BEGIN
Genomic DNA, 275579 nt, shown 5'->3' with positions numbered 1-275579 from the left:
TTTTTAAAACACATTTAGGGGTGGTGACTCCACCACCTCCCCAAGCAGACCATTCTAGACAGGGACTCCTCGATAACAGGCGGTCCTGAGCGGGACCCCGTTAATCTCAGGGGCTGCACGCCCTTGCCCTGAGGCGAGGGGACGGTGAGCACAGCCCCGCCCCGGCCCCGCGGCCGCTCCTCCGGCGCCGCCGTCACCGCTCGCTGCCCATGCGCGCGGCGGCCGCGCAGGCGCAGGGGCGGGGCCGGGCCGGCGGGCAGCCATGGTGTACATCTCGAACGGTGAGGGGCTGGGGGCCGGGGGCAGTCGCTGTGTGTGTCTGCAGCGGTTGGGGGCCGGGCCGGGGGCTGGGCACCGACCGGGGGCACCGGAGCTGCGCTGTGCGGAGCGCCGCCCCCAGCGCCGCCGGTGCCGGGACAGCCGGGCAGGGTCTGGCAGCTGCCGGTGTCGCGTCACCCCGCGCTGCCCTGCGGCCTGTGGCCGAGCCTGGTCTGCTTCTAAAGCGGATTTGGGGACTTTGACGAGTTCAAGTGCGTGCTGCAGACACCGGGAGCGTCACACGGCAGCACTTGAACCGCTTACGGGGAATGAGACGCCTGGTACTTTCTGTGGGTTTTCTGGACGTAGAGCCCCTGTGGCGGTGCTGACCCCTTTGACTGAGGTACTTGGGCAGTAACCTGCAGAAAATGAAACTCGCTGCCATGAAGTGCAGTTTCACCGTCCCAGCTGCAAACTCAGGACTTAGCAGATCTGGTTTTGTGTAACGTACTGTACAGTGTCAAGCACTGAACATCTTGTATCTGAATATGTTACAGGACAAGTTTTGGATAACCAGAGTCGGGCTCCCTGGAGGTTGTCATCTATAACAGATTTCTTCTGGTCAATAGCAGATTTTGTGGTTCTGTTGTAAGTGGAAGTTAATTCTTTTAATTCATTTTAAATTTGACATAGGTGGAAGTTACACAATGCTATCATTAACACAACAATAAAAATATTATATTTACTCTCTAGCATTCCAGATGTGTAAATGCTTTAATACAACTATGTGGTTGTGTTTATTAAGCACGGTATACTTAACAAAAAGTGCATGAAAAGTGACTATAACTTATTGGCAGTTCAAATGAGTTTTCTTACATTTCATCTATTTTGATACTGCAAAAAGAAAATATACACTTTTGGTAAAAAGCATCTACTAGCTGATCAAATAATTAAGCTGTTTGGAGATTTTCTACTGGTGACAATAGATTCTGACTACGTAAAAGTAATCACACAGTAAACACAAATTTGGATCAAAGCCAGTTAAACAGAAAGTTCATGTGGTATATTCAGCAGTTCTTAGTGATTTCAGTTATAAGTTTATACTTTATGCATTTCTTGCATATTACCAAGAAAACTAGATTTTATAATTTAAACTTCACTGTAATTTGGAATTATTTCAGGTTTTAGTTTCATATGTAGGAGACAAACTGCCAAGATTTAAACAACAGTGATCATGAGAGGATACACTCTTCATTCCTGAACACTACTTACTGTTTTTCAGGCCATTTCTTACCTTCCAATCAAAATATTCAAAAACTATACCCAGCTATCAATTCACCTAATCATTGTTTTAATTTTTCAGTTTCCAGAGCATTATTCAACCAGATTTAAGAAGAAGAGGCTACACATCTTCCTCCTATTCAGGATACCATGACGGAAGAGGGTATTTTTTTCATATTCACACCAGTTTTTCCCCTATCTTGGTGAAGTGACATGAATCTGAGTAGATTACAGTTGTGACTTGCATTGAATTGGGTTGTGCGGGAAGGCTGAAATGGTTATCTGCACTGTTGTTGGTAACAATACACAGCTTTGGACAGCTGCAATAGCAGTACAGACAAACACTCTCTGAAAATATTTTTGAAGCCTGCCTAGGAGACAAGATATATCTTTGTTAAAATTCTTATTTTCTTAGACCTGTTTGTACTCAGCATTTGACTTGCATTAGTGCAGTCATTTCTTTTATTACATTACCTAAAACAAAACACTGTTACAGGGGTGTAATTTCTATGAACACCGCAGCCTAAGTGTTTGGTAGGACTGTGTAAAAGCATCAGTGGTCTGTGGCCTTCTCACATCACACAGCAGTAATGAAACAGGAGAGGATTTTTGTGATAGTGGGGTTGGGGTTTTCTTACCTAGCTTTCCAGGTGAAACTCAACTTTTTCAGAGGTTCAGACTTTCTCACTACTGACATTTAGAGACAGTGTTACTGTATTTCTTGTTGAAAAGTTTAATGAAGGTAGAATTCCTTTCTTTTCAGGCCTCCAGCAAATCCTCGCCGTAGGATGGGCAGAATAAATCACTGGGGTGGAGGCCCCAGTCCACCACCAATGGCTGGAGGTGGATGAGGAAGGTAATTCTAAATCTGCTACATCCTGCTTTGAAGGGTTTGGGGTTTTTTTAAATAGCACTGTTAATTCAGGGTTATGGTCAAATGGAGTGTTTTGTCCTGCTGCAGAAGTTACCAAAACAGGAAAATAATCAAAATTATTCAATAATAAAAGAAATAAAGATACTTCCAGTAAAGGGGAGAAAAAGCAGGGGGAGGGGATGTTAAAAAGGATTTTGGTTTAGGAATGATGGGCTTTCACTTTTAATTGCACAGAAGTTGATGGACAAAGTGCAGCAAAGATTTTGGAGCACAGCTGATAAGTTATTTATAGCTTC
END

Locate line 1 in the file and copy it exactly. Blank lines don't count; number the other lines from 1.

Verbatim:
Genomic DNA, 275579 nt, shown 5'->3' with positions numbered 1-275579 from the left: